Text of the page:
Now click on the Data Flow tab above and Drag ADO NET Source and ADO NET Destination as shown below. You can rename the Source and Destination Names from Properties.

Right click on ADO NET SOURCE i.e. MS SQL Server 2008 and click EDIT. Make the below changes as mentioned on the screen.
As mentioned before I have ssistest database which has few sample tables, that I have exported from AdventureWorks database. I’m selecting one of the tables named HumanResources.Department for this example.

In the above screen you can see the test server selected with database and table to transfer the data from.
Similarly right click on MySQL (Destination) and click Edit. On this screen, under ADO.NET Connection Manager select MySQL.root from the drop downlist.

Since we do not have any destination table to map with the source, we need to click on New. It will show you the below message, click OK

Now remove the quotes and Click OK to create a table on destination as shown.

It will come back to the editor,

Click on the Mappings tab and check if all the columns are mapped and click OK.

This will complete the data flow design of our package.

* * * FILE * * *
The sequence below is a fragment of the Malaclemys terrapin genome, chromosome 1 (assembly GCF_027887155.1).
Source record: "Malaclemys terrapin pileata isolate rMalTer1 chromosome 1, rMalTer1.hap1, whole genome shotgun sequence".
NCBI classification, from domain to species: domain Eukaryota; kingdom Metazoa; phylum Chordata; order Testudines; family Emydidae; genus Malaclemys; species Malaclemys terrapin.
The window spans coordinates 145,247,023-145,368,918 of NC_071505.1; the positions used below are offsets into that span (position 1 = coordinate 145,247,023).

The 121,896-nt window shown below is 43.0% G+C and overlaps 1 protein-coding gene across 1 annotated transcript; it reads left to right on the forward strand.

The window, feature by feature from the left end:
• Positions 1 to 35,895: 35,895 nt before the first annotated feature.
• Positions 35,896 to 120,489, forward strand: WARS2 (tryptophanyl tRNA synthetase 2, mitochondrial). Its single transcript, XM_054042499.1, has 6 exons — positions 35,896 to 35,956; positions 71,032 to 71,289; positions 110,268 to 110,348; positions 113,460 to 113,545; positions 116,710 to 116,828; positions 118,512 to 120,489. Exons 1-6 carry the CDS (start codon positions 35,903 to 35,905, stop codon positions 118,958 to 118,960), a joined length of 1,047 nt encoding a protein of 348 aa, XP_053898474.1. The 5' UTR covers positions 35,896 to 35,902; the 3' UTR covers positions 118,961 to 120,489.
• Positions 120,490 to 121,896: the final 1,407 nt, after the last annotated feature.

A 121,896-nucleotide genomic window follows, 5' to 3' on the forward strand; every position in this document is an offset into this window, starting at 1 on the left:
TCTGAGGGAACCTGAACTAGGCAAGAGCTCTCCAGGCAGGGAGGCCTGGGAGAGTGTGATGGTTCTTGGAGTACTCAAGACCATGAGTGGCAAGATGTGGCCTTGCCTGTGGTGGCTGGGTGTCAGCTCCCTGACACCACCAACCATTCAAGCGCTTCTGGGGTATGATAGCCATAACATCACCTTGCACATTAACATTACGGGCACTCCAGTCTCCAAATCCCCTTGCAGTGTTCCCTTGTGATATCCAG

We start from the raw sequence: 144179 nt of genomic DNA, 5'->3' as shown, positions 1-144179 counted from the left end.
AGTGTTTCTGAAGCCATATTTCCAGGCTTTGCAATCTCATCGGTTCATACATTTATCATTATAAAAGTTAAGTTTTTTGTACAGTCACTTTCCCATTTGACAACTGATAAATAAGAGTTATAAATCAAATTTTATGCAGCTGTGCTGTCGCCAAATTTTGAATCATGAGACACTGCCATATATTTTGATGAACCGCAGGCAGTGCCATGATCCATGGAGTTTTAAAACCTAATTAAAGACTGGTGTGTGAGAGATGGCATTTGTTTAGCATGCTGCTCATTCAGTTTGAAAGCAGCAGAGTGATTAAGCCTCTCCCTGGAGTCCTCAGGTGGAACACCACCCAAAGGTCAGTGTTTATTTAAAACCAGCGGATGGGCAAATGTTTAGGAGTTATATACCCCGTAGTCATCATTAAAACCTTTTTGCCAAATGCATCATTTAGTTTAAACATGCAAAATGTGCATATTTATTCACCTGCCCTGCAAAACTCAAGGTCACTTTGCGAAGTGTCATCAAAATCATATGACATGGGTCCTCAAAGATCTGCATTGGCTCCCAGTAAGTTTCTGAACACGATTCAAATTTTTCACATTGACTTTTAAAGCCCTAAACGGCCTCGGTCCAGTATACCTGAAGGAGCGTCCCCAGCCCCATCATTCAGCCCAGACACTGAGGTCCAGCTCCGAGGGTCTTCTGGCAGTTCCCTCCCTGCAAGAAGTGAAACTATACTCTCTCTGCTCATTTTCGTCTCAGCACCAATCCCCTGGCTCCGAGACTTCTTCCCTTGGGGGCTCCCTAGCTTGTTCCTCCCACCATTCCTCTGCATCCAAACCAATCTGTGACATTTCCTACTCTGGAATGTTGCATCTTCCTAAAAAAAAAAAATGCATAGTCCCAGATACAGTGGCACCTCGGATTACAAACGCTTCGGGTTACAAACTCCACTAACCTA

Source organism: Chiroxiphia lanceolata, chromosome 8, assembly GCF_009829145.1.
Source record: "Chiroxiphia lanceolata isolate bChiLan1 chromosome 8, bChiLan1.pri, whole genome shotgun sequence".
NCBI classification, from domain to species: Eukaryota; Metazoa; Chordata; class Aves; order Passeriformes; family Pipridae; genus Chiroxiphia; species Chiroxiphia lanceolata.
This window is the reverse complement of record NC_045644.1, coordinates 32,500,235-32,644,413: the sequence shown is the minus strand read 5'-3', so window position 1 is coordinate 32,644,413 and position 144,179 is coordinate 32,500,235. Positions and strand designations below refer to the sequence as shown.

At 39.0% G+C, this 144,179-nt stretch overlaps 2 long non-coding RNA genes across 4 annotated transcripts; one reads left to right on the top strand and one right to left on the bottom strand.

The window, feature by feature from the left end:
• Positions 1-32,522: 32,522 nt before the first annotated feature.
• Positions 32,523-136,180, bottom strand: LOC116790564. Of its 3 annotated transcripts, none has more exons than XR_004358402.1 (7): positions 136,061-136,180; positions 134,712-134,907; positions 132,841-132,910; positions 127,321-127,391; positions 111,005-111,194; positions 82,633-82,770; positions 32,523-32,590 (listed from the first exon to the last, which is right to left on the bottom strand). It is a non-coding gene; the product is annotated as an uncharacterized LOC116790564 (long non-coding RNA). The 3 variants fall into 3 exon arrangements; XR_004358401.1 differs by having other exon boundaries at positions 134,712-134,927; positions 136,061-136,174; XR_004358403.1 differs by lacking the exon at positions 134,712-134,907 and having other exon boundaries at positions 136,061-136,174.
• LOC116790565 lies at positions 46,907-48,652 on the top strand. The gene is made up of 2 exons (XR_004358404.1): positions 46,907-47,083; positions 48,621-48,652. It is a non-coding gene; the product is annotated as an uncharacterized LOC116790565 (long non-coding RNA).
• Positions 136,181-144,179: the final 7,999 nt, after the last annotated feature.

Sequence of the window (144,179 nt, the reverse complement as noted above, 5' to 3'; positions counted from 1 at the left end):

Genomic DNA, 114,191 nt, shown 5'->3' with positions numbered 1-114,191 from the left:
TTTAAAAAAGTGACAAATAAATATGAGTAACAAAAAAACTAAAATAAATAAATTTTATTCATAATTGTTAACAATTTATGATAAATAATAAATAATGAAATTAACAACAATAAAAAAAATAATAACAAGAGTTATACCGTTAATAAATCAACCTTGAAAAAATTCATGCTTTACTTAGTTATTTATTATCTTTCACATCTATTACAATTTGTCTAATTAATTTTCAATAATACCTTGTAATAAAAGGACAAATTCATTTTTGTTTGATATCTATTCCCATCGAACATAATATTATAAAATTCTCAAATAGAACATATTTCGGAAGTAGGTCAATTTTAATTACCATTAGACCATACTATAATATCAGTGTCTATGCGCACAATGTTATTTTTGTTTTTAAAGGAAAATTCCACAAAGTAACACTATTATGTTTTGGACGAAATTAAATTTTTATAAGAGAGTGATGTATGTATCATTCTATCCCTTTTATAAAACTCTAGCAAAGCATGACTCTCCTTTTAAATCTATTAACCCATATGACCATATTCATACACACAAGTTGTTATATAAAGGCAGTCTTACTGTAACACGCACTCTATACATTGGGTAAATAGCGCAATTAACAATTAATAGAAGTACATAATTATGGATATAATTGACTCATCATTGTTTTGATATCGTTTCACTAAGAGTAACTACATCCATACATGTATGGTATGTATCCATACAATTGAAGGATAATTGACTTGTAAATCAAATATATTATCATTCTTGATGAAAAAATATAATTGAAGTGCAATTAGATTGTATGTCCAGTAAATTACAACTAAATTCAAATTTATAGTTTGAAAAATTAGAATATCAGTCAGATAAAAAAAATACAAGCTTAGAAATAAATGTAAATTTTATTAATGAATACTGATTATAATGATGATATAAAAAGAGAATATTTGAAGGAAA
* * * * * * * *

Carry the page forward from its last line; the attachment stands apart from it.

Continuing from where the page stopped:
Saving the SSIS Package
Once the package is created, save the copy of it to SSIS Package store or MSDB. Follow the below steps,
Click on File> Save Copy of Package.dtsx As from the menu it will open a window,
Select SSIS Package Store as the Package Location and Select the name of your test server.
Enter /File System/Export2MySQL as the package path and Click OK.
Select File > Save Copy of Package.dtsx as again from the menu and Select SQL Server as the Package Location. Select the name of your test server and fill in your authentication information.
Enter Export2MySQL as the package path and Click OK.
Once the copies are saved you can see them under Integration Services Stored Packages as shown below.

Changes on MySQL
Before running the Package, make this change on the MySQL Server
mysql> SET GLOBAL sql_mode= ‘ANSI’
Executing the Package
You can execute the package either from SSMS and BI Development Studio. I’m doing it from the BI, on the right hand side your BI screen you will find solution explorer, which has the Package.dtsx listed. Right click and select Execute Package.
The moment you click execute the debugging process start and the Output is show below on the BI screen.  If the Data Flow Task is changed to Green, it means the package has succeeded, and if it is Red it means somewhere in the flow there was an error.

On the Data Flow Tab, you can see the number of rows transferred in the execution.

There is a progress tab on the screen, where you can check the steps taken in the flow, it also list errors and warnings if any.

Query the MySQL Server to see if the data transfer was successful as show below.

This was about transferring data from MS SQL Server 2008 to MySQL, you can do vice verse by changing the source and destination while designing the package on Data Flow tab